See also – For more on Section 510, see :: Sixth Circuit Permits Claims Under Tolle Rule But Finds Wrong Without Remedy

For more on the timing and factual issues attending ERISA removal, see :: Challenge To Factual Basis Set Forth In Removal Notice Rejected

:: Third Circuit Remands Health Care Provider’s Reimbursement Litigation To State Court

This is not the typical case, like in Metropolitan Life, where an employee brings state common law claims against his employer and insurer to recover benefits allegedly due. Here the plaintiff is a hospital seeking payment of its bill from both the insurer and the employee. Does ERISA completely preempt Cooper Hospital’s claims, thereby providing the basis for federal question subject matter jurisdiction? Cooper Hosp. University Medical Center v. Seafarers Health and Health and Benefits Plan, — F.Supp.2d —-, 2007 WL 2331928 (D.N.J.) (August 17, 2007)

When does a health care provider stand in the shoes of a patient and thus become subject to federal court jurisdiction and the formidable defenses of ERISA preemption? This was the question before the district court in Cooper Hospital where the self-funded ERISA health plan declined to pay a substantial portion of billed charges on the view that the charges exceeded what was “reasonable and customary”.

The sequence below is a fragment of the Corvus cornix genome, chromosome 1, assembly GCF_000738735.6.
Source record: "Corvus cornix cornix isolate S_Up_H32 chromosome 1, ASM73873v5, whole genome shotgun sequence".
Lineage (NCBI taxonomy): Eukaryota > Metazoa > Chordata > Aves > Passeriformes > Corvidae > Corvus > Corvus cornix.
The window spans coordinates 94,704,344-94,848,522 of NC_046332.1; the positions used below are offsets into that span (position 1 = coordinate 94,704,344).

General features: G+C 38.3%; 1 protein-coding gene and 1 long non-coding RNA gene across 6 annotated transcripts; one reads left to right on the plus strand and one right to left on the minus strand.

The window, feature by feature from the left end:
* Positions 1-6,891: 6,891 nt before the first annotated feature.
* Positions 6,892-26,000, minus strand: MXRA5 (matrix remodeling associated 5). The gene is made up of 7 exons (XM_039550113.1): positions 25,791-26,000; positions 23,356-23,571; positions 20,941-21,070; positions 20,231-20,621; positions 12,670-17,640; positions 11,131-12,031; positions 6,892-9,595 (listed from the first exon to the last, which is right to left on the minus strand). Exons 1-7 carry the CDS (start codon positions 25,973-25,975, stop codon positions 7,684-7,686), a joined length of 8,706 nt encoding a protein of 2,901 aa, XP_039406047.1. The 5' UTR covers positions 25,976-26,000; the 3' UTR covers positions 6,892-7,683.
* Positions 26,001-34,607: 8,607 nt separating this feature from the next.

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:: The Hazards Of Improper Removal of State Law Cases To Federal Court

District courts may award “just costs and any actual expenses, including attorney’s fees” incurred as a result of a defective removal to federal court . . . Koresko failed to obtain the unanimous consent of all defendants before seeking to remove the case to federal court. Therefore, his removal was procedurally defective. Step Plan Services, Inc. v. Koresko, Slip Copy, 2007 WL 760590 C.A.3 (Pa.) (March 14, 2007)